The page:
I want to see Sophie among these faces. I want to find her, take her home, leave Havana, get out from under Lansky’s thumb, get back to New York, bathe Sophie clean in my arms.

I don’t want to see Sophie here in this filthy street with its scabby bodies and destroyed lives. Not here. Not here…

“Cantor Gold?” My name comes up next to me through a woman’s voice, an American voice, gravelly from too many cigarettes, too much booze, and probably too many years earning the rent on her back or her knees.

The voice is faintly familiar, but when I turn to look, the face—its high cheek-boned, blue-eyed remnants of a once delicate beauty now puffy under bottle-brunette waves—brings the memory home. “Agnes Cain,” I say. In her expensive light blue linen suit and matching little hat, the fishnet veil softening the life-smart lines of her face, she’s a lot better dressed than she used to be. Her cat house must be doing well.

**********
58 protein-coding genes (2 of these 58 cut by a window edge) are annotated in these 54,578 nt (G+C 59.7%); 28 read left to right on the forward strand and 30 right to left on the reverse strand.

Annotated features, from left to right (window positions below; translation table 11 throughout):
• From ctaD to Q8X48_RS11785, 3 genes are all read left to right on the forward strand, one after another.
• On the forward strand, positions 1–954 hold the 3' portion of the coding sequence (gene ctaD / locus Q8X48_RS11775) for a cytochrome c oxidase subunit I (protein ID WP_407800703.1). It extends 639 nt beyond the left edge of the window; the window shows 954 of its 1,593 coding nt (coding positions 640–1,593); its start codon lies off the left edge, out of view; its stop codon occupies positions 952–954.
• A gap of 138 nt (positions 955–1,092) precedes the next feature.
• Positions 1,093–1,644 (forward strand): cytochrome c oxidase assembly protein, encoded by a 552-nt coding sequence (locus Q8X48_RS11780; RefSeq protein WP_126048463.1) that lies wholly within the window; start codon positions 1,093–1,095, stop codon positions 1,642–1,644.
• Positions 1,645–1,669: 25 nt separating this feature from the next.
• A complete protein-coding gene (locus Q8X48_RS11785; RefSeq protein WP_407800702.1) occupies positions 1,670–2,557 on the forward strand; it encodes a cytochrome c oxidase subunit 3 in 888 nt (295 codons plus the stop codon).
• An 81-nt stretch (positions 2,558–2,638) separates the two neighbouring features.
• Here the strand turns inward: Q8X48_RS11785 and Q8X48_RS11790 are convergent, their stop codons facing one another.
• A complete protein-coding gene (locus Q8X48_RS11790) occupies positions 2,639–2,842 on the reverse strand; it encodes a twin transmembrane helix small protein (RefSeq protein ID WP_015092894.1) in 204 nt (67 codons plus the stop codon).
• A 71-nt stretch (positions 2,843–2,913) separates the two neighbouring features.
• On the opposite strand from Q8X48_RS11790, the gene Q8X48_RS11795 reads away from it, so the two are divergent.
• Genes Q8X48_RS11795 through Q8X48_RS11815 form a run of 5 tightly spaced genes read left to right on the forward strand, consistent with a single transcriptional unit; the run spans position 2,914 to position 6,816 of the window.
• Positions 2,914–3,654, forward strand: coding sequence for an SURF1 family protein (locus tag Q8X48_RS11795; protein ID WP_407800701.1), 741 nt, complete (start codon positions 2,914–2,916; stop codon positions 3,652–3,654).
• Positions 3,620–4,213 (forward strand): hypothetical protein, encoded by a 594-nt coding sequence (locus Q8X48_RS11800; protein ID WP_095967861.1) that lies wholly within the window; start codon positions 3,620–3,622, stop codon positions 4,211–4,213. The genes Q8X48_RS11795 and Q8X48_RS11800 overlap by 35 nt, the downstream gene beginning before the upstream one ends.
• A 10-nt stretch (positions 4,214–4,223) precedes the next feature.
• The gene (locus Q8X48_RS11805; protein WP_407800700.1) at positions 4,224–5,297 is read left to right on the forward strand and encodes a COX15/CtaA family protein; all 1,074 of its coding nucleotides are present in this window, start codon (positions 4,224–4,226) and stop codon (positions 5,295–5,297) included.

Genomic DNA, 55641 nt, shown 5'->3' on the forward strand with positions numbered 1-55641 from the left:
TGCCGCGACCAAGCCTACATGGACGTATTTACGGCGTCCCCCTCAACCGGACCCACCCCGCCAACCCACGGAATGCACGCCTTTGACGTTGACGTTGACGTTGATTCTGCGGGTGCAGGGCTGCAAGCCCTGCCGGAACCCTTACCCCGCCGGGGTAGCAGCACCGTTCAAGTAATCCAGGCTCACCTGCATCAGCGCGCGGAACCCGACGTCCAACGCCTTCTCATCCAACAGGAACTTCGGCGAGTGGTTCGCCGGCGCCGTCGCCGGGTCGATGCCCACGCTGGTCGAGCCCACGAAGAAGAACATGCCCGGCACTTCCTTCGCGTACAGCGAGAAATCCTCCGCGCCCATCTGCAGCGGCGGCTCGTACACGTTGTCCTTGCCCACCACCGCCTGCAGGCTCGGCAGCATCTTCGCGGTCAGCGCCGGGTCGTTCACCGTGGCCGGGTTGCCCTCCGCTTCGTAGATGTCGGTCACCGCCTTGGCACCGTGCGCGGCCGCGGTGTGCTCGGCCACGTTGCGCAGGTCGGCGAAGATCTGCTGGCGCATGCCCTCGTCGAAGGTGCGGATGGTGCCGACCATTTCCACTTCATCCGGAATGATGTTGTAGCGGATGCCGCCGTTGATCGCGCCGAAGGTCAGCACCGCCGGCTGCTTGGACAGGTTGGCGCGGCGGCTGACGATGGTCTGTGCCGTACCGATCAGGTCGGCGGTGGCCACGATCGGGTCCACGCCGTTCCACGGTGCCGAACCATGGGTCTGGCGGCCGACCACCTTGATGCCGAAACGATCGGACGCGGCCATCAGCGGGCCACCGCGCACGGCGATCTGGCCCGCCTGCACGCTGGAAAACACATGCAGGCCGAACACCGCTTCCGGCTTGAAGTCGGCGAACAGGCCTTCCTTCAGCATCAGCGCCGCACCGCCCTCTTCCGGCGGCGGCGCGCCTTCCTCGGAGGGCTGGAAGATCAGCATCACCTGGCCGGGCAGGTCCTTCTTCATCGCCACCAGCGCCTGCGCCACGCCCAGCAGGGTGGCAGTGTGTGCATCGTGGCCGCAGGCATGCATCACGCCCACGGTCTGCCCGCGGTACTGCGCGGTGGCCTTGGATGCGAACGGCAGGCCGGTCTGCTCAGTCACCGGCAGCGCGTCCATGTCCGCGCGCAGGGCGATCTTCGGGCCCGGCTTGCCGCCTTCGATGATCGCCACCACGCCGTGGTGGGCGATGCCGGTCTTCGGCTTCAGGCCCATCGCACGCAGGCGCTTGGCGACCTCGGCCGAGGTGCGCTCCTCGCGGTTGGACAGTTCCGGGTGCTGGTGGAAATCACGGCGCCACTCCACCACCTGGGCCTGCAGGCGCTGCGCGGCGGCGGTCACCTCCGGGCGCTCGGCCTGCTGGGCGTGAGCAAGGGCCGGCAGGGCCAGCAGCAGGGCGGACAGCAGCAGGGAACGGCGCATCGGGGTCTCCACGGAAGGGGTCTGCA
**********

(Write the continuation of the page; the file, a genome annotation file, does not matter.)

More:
Like all savvy working girls, and the madams who employ them, Agnes can read a face straight through to the thoughts in your head. “I’m down here shopping,” she says, going right to the question that’s evidently written all over me. “See if there’s any fresh new trade I can buy off the street and put to work for me. But what about you, Cantor? I haven’t seen you in Havana in years.” She puts her hand on my chin, turns my face this way and that, examining. “You’ve bought yourself a few scars since I saw you—what?—ten years ago? Before the war, anyway. You know, those scars suit you, especially that knife-shaped number above your lip. Makes you look dashing. But what are you doing here? I never pegged you for the gutter trade.” I’m about to answer her, even press her for information about Sophie, but she’s not through with me. She puts her alligator clutch under her arm, slips her arm through mine and walks with me along the street as if strutting me down the aisle. “You know,” she says in the intimate manner of a bride, “I’m all done with my business here, so what do you say we go back to my place? I’ve moved up in the world since the last time you patronized my establishment. I run a top-of-the-line house now.”